EECS 322 Computer Architecture
Language of the Machine
I speak
Spanish to God,
Italian to women,
French to men,
and German to my Horse.
Charles V, King of France
1337-1380
Instructor: Francis G. Wolff
[email protected]
Case Western Reserve University
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CWRU
EECS 322 1
Computer Architecture Trends: Post PC era
• 100 million processors
were sold for desktop computers
• 3 BILLION processors
were sold for embedded systems
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Consumer Markets: Processor trends
Embedded Systems Market Worth $66 Billion by 2004
It’s expected that the average
car will be Internet ready and
have over $2000 worth of
embedded computers
Internet Appliances will grow by more than 1500%
between now and the end of 2004. That translates into
some 37 million devices shipping in 2004.
This market includes TV-based Internet access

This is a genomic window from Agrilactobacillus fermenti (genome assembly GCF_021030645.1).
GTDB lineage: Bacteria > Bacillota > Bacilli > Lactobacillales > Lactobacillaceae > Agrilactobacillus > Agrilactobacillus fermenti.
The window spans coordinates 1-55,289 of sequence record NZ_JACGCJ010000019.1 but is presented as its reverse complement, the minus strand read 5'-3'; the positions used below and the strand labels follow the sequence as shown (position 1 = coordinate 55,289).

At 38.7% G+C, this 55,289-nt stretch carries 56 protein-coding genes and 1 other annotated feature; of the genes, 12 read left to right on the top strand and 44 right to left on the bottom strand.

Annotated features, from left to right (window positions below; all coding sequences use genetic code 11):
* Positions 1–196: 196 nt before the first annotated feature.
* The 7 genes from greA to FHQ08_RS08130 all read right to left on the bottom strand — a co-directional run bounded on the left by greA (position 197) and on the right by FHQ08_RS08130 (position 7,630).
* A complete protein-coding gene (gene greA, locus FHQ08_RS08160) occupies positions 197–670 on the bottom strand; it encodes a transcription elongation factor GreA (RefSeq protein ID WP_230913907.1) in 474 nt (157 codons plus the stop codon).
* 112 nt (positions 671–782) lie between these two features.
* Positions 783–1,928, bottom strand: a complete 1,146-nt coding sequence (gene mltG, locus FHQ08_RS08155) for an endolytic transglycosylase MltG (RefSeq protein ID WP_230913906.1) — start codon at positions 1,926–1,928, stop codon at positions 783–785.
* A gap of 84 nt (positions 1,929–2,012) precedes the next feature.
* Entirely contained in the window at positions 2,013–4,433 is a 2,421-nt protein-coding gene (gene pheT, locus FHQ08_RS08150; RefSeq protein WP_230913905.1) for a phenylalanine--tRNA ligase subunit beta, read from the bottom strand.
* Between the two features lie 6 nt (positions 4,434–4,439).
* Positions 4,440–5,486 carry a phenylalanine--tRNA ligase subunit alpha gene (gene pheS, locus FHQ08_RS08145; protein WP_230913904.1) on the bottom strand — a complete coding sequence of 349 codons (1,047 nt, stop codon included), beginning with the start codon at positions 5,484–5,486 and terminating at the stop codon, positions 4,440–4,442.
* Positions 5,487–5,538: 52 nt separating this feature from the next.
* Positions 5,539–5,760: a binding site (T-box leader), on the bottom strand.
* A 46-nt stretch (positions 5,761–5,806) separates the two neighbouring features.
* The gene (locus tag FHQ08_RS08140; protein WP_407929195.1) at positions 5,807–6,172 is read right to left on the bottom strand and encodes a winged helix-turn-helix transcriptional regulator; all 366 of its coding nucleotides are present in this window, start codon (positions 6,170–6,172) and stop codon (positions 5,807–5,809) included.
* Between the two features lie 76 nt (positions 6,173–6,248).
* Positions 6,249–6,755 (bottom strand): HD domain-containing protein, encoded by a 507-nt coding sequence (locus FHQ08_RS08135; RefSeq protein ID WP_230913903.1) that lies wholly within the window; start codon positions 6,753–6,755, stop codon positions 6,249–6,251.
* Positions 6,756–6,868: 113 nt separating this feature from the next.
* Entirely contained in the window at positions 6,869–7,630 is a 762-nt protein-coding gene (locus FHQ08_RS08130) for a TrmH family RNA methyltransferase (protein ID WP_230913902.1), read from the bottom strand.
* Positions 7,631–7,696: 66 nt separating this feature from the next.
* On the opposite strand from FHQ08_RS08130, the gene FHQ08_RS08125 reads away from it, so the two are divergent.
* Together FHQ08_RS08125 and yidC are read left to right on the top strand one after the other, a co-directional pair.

devices, web phones, and other terminals that use
wires to connect to the web.
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Medical Markets: Biotechnology
Bionics:
Sensors in latex fingers
instantly register hot
and cold, and an
electronic interface in his
artificial limb stimulates
the nerve endings in his
upper arm, which then
pass the information to his
brain.
The $3,000 system allows
his hand to feel pressure
and weight, so for the first
time since losing his arms
in a 1986 accident, he can
pick up a can of soda
without crushing it or
having it slip through his
fingers. One Digital Day
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Future PC Design: System-on-a-Chip
12 million logic gates can now be placed on a single chip
Computer designers must
be experienced:
• in both hardware and
software co-design,
• as well as in embedded
applications,
• be familiar with
optimization techniques to
perform the specific
program using the least
size, power, and time.
How do we design such large systems….
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Design Abstractions
Application (Netscape)
Compiler
Software
Hardware
Assembler
Operating
System
(Linux)
Processor Memory I/O system
Instruction Set
Architecture
Datapath & Control
Digital Design
Circuit Design
transistors
• Coordination of many levels of abstraction
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Design Abstractions
temp = v[k];
High Level Language
Program (e.g., C)
v[k] = v[k+1];
v[k+1] = temp;
Compiler
lw
lw
sw
sw
Assembly Language